In August 2015 I released the book, Dovestone Hills, which coincided with the release of baa ram ewe’s Dovestone DK yarn. Up until now, these patterns have only been available as part of the book, but over the coming weeks, I’ll be releasing the individual patterns one at a time!
As an extra special bonus from baa ram ewe, you’ll also get a discount code for 10% off their Dovestone DK yarn for the same time period. That code will be available when you purchase the patterns or digital book.
So watch out for all the patterns, there will be a new one added every couple of days!
(And the code works for all of them…..)
Top-Down Raglan Construction
This seemed like a perfect opportunity to talk a bit about different types of seamless construction as there are 4 different seamless methods used in Dovestone Hills. The first that I want to talk about is top-down seamless raglan.
This was traditionally the most common method of top-down knitting as it’s very easy to knit. It doesn’t always create perfect results, but with a little bit of knowledge, you can easily adjust patterns to suit your body and taste.
Caelius is the sweater in Dovestone Hills that uses this shoulder construction method. It starts with a cowl neck, uses short rows to shape the back of the neck and then uses raglan increases on either side of a decorative seam. This decorative seam continues down into the a-line body and forms the focus of interest for the sweater.
Top-Down Raglan Techniques
A ‘raglan’ is a shoulder construction where the sleeves come all the way up to the neck. For a raglan to fit correctly, you would typically increase/decrease on each side of the body (and at the front and back) and on each side of the sleeve on every right-side row or every other round if working in the round.
This gives you 8 increases (or decreases). If you are knitting from the top down the raglan seams are all increases, but if you were knitting bottom-up, they would be decreases.
When you are creating your raglan seam, you can use any type of increase that you wish. The most basic would be a kfb (knit into the front and back of the stitch).
For a bit more refinement you could have a mirrored M1R and M1L, and if you were working on a lace cardigan, you might opt to use a yo (yarnover) increase as it would fit with the lace.
Adrift uses kfb increases:
Vivido used M1L, and M1R increases:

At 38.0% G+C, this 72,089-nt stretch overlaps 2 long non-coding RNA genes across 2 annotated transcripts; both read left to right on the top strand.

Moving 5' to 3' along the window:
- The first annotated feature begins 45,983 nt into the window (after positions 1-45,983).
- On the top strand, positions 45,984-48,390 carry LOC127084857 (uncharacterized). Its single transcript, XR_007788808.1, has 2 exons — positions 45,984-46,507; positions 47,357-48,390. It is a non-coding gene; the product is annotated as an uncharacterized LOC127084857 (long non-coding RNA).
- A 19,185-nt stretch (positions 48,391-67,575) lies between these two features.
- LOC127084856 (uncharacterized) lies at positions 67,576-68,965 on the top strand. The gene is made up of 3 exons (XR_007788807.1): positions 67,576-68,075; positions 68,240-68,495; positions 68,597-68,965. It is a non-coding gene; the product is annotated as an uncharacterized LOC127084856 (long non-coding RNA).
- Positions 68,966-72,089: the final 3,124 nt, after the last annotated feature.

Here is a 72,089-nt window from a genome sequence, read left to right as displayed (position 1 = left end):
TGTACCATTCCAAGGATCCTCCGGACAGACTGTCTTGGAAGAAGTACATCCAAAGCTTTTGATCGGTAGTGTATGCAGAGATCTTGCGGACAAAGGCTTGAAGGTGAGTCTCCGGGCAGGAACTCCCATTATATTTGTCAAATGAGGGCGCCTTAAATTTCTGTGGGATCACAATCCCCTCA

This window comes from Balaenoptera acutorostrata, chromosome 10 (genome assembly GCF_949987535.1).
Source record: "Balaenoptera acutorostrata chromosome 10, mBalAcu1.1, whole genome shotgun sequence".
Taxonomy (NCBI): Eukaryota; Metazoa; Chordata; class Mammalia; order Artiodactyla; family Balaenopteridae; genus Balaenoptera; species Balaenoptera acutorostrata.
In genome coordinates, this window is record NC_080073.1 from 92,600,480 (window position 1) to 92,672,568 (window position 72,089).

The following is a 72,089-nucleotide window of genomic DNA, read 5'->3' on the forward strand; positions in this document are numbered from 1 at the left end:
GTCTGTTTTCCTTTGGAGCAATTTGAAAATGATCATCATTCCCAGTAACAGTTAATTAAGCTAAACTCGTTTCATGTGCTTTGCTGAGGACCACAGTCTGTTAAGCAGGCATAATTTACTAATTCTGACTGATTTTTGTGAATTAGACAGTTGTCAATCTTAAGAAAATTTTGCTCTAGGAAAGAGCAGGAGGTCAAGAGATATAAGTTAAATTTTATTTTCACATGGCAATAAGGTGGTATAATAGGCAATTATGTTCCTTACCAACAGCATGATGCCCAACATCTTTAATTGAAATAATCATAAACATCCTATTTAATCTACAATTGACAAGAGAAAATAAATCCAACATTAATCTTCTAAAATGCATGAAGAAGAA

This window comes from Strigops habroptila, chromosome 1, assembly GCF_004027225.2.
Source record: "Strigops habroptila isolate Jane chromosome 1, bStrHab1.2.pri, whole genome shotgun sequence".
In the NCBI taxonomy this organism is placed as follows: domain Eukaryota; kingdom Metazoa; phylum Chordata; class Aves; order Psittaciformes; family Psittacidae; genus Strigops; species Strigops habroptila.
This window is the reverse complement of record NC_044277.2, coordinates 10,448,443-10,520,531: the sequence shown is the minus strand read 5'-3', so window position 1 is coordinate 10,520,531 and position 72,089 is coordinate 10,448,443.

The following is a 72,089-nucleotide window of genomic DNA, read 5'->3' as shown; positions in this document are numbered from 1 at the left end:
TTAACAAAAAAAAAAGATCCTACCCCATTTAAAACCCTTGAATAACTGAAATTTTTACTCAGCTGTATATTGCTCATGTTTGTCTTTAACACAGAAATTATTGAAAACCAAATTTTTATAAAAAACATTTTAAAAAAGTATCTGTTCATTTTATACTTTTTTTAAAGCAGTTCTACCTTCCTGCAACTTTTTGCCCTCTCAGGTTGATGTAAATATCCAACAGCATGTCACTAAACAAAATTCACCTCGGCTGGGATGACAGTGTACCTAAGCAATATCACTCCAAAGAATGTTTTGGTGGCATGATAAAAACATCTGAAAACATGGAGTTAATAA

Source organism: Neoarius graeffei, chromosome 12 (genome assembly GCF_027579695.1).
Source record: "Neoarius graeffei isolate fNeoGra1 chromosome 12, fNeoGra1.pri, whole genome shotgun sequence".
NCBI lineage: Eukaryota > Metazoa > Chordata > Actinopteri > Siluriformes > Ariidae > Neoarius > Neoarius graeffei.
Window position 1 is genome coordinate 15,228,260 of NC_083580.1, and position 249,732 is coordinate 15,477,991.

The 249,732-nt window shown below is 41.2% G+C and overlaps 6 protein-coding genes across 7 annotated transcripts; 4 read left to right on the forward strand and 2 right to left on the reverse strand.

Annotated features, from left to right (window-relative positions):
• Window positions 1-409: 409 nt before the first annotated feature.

You can change the way increases look by adjusting the number of knit stitches between them. This creates a wider or narrower ‘seam’ along the raglan.
While it looks like Caelius uses yarnovers as the increases, it’s actually got a centred decrease with a yarnover, and then the increases are outside this. The reason for this is so that the pattern can be continued down the body when you no longer need raglan increases.
Rate of Increase
In a traditional raglan, you start with the neck size you want, increase the body and sleeves every second row or round until you get close to the body stitches you want. The final stitches are then cast-on across the underarm.
For some body shapes, this works just fine, BUT on the smaller and larger end of the spectrum, you can have problems. Most body shapes don’t increase the size of their upper arms as fast as the bust size increases.
This means that for larger bust sizes using traditional construction, the sleeves will be too large.
To correct this, I write my patterns with two rates of increases. You start with full raglan increases and then move on to alternating body only rows with full raglan increases so that everything fits right at the bottom of the yoke.
If you do a few calculations, you can adjust for yourself, in the same way, to fit a pattern exactly to your body shape.
Short Row Back of Neck
If you work your raglan straight down from the neck, you will have the front of the neck the same height as the back. However, generally, a neckline is more comfortable to wear if the front is a little lower than the back.
You can do this by adding short rows across the back of the neck. If you’ve got pattern work near the neck, you can even put those short rows lower down the back as well.
When you have finished the raglan yoke increases, you still need to join the body together.
You do this by knitting to the sleeve, using a tapestry needle threaded with waste yarn and slipping all of the sleeve stitches onto the thread (tie it together, so you don’t lose the stitches!!)
Now you need to join the underarm.
To do this neatly, you cast-on the underarm stitches and then join up the back of your body and work on to the other side.
Typically patterns suggest a Backwards Loop Cast-On. This is because you can keep working in the same direction as that type of cast-on. However, it doesn’t really give the most stable underarm area. I prefer to turn to the wrong side of the work and using a Cable Cast-On, which is lovely and firm.
I’ve designed an awful lot of top-down raglan sweaters and cardigans. You can find them here.
Dusty Road and Santa Rosa Plum are both from last summer, and I’m still in love with them both :-)
Knit with Me
If all of this is still sounding a bit much to take on by yourself, I’m always adding patterns to my Teachable Workshops. These workshops are designed to be there every step of the way as you work on your chosen project.
If you want to join me virtually for a 12-week knitting adventure as we master garment fit and modification, then my signature masterclass is waiting for you here.